One of the central tenets of liberalism is a belief in freedom of speech. IAN TULLOCH

Immigration Minister Peter Dutton: Argues the issue of marriage equality should be beyond the purview of company executives. Immigration MinisterPeter Dutton, the senior conservative in the Turnbull coalition government, and an arch opponent of same-sex marriage, has attacked the 30 listed company senior executives who have told the government to get on with legislating for marriage equality.


In a speech to his Queensland LNP heartland, he argued that company executives have no legitimate right using the resources of their organisations to promote marriage equality, and presumably any other social or moral issue.

In particular, he singled out Qantas CEO, Alan Joyce for criticism. Joyce is an openly gay man and in what can easily be seen as a thinly veiled homophobic criticism of Joyce, he said that the senior executives should ‘stick to your knitting’.

This sort of rhetoric is not only deliberately offensive, but in a keynote speech, it takes on another more important meaning.

With Cory Bernardi now confined to the cross-bench and George Christensen also somewhat sidelined, Dutton appears increasingly emboldened to speak out on one of his pet topics. One suspects he is channelling Tony Abbott. Dutton’s arguments are both absurd and illogical.

First, he is arguing that public companies have no right to engage in important social and cultural debates, because, if they do, they are abusing their shareholder’s funds. This argument is so myopic as to be laughable.

There is a long history in this country and elsewhere of the corporate sector willingly contributing to public debate on an expansive range of issues.

While these contributions have generally been conservative in tenor, that has not always been the case.

Second, he has argued that the issue of marriage equality, because he sees it as essentially a moral issue, should be beyond the purview of company executives.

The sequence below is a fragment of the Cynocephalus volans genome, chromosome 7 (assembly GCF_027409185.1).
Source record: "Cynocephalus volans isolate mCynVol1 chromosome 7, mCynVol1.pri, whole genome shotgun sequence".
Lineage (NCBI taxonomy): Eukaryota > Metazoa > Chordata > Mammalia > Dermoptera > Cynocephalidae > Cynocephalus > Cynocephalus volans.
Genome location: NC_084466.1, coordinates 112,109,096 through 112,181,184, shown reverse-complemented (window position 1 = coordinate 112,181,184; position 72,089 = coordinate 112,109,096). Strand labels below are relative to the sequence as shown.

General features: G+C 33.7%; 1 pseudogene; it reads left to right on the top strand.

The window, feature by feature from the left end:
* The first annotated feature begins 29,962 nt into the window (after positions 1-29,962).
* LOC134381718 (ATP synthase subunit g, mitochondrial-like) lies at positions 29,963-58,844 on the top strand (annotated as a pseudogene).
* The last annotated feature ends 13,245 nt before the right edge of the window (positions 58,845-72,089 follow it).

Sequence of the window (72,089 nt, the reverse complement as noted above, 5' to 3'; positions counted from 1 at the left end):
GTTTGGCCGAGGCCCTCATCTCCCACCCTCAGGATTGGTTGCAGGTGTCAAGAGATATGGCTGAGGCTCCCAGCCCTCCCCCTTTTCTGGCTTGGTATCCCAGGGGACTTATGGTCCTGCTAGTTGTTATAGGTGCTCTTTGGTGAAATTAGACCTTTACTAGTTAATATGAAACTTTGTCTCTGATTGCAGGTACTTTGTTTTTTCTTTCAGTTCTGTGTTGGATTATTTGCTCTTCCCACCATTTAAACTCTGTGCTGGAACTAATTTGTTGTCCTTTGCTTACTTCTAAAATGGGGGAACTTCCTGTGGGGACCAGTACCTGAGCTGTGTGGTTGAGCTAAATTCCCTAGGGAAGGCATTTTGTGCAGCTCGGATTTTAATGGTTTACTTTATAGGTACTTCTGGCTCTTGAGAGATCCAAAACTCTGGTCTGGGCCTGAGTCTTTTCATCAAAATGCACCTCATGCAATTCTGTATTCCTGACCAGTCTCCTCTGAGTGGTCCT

Pointedly, he said if you want to get political, become a politician. This argument is even more absurd than the first.

Companies should never be able to participate in public discourse over important policy matters, because they are misusing their shareholder’s funds if they do so? Prominent corporate leaders should not be engaged in political debates? They should never publicly express their political views? Think tax, think interest rates, think economic policy in general. Oh dear!

It would appear that Peter Dutton’s obsession with opposing marriage equality, and his determination to avoid any early parliamentary vote on the issue has clouded his commitment to liberalism.

One of the central tenets of liberalism is a belief in freedom of speech.

Perhaps Dutton, and others who support his view on this issue, should re-read John Stuart Mill’s famous dictum on freedom of speech.

Dutton was rebuked by Education Minister Simon Birmingham, who pointedly said, “…business leaders have often stepped ahead of legislators in supporting reforms relating to gender or racial equity. And I see no reason as to why business leaders are not free to do likewise when it comes to issues like marriage equality.”

How hypocritical is it that some in the Turnbull government want to either abolish or radically reform section 18c of the Racial Discrimination Act, yet simultaneously want to place a gag on our corporate leaders who oppose some federal politicians own narrow moral views on marriage reform.

Ian Tulloch, Honorary Associate Politics, La Trobe University, Bendigo.